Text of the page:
A Rockford man has been ordered to remove a play structure, landscape features and plants the state says are encroaching on the White Pine Trail.
Kent County Circuit Court Judge Mark Trusock issued an order giving Paul J. Golembiewski six months to remove the offending items from the trails’ right-of-way.
The Michigan Department of Natural Resources filed a lawsuit against Golembiewski in May to force him to remove a play structure and landscaping it said created a hazard to trail users.
It was the latest salvo in an on-going battle between the landscape architect and the DNR over what the state says is encroachment of its right-of-way along the linear state park between Comstock Park and Cadillac.
“I knew I wasn’t going to get anywhere, but I was hoping to get a few more years,’’ Golembiewski said Wednesday from his Rockford home. “It was all a set-up by the DNR.’’
Under the order signed Sept. 9, Golembiewski has until early March to remove the offending items.
“It all started off with my kids needing a playground,’’ said Golembiewski, a father of four who moved into his home on Cahill Drive NE in 1978 long before there was a White Pine Trail.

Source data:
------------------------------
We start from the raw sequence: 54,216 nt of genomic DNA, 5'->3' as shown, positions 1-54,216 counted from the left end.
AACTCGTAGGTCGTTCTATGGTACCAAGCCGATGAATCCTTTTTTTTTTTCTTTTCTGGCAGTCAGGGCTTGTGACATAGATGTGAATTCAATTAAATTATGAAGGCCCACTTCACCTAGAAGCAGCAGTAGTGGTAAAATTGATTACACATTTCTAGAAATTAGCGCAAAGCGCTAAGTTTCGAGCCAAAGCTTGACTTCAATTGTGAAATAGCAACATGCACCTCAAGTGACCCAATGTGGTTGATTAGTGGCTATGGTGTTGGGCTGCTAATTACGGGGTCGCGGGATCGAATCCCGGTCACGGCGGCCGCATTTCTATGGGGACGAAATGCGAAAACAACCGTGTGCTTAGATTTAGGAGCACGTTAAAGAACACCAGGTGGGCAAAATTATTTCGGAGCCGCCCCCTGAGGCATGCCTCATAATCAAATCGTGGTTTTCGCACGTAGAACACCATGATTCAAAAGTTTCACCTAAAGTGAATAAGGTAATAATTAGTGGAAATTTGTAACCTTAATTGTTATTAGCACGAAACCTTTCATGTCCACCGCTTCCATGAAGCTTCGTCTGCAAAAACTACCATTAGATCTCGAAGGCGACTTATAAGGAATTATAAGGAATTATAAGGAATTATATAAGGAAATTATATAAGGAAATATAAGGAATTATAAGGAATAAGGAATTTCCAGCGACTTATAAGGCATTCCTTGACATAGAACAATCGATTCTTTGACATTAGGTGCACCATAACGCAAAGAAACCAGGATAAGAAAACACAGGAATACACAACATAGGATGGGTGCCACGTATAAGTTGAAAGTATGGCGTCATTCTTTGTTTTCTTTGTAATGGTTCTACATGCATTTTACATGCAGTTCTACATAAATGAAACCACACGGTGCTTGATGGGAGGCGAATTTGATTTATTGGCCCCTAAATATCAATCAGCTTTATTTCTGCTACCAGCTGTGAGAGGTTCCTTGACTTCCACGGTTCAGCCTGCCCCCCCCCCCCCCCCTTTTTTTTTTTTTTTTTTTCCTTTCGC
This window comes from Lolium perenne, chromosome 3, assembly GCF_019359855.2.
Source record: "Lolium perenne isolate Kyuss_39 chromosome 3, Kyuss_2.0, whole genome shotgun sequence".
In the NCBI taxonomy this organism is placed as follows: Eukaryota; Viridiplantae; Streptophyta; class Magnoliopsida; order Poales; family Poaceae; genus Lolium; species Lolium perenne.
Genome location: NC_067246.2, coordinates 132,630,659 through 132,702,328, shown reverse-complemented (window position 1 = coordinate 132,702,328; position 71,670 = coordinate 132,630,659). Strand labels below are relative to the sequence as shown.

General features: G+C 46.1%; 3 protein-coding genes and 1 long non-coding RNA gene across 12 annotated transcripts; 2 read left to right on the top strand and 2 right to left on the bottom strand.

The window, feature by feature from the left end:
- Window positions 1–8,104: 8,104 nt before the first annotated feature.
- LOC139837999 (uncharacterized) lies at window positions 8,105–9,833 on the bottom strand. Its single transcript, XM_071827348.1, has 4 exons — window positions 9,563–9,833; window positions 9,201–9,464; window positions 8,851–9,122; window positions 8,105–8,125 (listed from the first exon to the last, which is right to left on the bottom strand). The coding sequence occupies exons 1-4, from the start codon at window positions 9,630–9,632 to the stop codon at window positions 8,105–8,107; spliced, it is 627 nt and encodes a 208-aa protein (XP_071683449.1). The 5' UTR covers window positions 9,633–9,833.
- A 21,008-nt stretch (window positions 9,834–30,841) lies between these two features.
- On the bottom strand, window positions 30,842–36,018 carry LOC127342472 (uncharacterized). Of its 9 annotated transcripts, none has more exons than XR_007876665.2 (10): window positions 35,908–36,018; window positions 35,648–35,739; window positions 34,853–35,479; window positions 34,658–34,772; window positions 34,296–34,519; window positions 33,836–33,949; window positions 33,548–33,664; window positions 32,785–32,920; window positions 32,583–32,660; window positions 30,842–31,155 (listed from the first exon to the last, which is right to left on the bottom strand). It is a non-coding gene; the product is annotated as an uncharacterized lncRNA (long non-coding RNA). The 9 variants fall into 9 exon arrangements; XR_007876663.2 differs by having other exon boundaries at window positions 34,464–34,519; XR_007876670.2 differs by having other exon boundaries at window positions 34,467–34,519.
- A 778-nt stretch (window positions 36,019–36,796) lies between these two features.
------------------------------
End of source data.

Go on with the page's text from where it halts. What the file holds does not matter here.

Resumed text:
He says he got permission from the railroad company to build a playground that is now used by his five grandchildren.
The state saw it differently. Even if he got verbal permission, it was only temporary. It sent letters and staff to the Rockford man’s home urging him to remove the obstructions.
The nuisance lawsuit filed in mid-May in Kent County Circuit Court was a last resort, the state Attorney General’s office said.
It asked that the playground and landscaping projects be declared a nuisance and be removed.
Golembiewski wasn’t the only one targeted. Other neighbors received notices and have since removed property from the state right-of-way, the lawsuit contends.
“Unlike Mr. Golembiewski’s neighbors, who voluntarily removed offending structures once the DNR notified them of their trespasses, Mr. Golembiewski has repeatedly refused to voluntarily comply with the DNR’s efforts to clear its right-of-way along the trail,’’ the state said.